In follow up to Sayaka's post (immediately prior to this one) I saw this article on the BBC today.
At first glance, the issue of repatriation of Korean individuals stranded in Russia for decades would seem to be a simple one. They were Koreans, forcibly removed and sent there. On the other hand, as the article points out, these people have lived there for decades, have had families who were therefore born on Russian soil and are Russian citizens. However, it does seem that many would like to return to Korea despite leaving their families behind on Sakhalin.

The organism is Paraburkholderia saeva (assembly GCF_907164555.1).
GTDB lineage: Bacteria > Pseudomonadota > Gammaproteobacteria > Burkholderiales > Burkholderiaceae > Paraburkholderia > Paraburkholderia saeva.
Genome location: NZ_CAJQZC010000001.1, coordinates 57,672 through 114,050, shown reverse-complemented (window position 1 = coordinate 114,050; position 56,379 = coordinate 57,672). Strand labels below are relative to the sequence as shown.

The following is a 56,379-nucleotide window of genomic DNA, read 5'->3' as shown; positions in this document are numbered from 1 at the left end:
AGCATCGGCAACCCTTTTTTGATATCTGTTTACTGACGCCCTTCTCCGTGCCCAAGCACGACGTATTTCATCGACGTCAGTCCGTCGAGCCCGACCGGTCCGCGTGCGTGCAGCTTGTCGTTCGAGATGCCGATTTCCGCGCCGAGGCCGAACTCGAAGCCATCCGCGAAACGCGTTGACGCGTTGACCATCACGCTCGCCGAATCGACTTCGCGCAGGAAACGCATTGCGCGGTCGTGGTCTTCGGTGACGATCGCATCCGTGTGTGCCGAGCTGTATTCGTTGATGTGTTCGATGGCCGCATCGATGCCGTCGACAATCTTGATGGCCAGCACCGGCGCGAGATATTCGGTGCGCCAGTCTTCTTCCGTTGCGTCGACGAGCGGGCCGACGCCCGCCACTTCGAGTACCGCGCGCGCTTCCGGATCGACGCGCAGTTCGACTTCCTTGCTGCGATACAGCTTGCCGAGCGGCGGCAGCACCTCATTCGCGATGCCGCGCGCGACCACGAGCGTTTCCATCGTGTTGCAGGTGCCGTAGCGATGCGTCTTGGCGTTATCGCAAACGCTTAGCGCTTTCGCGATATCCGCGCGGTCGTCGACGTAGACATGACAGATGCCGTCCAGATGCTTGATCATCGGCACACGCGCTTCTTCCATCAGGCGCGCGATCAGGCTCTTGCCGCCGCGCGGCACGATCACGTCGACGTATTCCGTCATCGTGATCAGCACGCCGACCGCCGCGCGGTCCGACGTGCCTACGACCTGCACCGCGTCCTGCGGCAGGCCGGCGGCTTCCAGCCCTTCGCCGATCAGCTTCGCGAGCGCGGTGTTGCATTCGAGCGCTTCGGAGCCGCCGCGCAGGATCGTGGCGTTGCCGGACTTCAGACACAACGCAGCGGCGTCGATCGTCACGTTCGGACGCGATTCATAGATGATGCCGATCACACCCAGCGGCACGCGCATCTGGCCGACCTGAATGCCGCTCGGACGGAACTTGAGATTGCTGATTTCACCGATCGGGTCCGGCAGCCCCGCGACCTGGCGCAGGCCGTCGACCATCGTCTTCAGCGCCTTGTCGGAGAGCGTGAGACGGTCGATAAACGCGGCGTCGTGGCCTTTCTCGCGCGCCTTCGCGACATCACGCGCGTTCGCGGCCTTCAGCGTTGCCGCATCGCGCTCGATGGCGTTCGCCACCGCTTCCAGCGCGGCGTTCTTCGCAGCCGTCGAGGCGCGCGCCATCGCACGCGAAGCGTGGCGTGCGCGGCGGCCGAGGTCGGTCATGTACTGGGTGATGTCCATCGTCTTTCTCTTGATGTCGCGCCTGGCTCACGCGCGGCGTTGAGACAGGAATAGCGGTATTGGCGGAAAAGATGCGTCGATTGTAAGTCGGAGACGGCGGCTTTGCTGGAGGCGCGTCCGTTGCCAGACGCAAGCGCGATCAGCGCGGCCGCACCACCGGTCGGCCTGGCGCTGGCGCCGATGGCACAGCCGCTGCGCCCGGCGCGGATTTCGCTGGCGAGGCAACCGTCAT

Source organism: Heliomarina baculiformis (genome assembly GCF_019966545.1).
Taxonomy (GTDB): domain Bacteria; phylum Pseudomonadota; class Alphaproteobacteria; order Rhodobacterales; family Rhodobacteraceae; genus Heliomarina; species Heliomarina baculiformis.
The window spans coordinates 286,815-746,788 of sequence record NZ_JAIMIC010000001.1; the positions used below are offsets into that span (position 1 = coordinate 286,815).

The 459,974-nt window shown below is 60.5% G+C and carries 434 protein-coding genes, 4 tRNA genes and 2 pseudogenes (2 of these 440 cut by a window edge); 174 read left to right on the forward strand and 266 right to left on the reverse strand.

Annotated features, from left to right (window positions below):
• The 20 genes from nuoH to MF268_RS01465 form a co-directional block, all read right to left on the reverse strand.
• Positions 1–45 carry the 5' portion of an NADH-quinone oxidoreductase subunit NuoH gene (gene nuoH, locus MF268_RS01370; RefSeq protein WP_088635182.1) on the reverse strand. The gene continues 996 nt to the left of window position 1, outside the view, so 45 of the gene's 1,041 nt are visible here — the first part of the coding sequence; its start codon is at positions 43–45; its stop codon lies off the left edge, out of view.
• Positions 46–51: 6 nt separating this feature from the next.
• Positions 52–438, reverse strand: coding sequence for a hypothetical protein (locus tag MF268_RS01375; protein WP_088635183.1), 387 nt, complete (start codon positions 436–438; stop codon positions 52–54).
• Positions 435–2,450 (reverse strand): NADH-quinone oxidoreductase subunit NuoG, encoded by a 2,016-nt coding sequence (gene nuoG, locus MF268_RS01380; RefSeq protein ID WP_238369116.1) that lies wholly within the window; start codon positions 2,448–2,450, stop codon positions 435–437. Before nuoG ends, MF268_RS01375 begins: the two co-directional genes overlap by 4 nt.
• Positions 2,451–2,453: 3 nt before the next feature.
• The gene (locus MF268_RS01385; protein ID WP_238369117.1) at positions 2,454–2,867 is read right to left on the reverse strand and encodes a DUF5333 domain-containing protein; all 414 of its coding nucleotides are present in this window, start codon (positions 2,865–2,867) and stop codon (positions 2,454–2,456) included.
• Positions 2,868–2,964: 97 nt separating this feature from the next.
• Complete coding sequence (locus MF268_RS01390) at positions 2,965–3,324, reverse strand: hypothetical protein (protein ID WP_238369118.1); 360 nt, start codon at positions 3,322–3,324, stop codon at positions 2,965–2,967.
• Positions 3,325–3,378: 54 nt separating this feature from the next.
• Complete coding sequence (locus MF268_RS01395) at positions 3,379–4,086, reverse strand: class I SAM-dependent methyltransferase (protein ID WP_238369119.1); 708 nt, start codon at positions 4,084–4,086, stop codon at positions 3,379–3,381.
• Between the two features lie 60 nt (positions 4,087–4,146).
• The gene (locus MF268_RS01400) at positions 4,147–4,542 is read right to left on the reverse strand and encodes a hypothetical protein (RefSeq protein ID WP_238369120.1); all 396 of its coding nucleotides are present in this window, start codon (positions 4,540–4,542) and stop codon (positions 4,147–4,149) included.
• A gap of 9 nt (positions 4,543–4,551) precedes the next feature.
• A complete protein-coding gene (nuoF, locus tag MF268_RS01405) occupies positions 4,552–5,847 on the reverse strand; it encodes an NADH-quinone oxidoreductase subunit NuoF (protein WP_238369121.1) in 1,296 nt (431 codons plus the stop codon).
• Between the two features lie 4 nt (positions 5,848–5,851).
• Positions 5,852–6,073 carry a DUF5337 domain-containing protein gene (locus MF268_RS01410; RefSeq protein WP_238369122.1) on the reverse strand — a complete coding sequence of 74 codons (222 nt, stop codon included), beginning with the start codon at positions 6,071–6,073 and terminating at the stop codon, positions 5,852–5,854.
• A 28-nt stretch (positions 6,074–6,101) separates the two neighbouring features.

The question of why this was a non-issue for so long is also interesting. The article cites Cold War tensions, which make sense. I don't really know how the US was perceived by Koreans during the Cold War, but I'd be interested if anyone has ideas.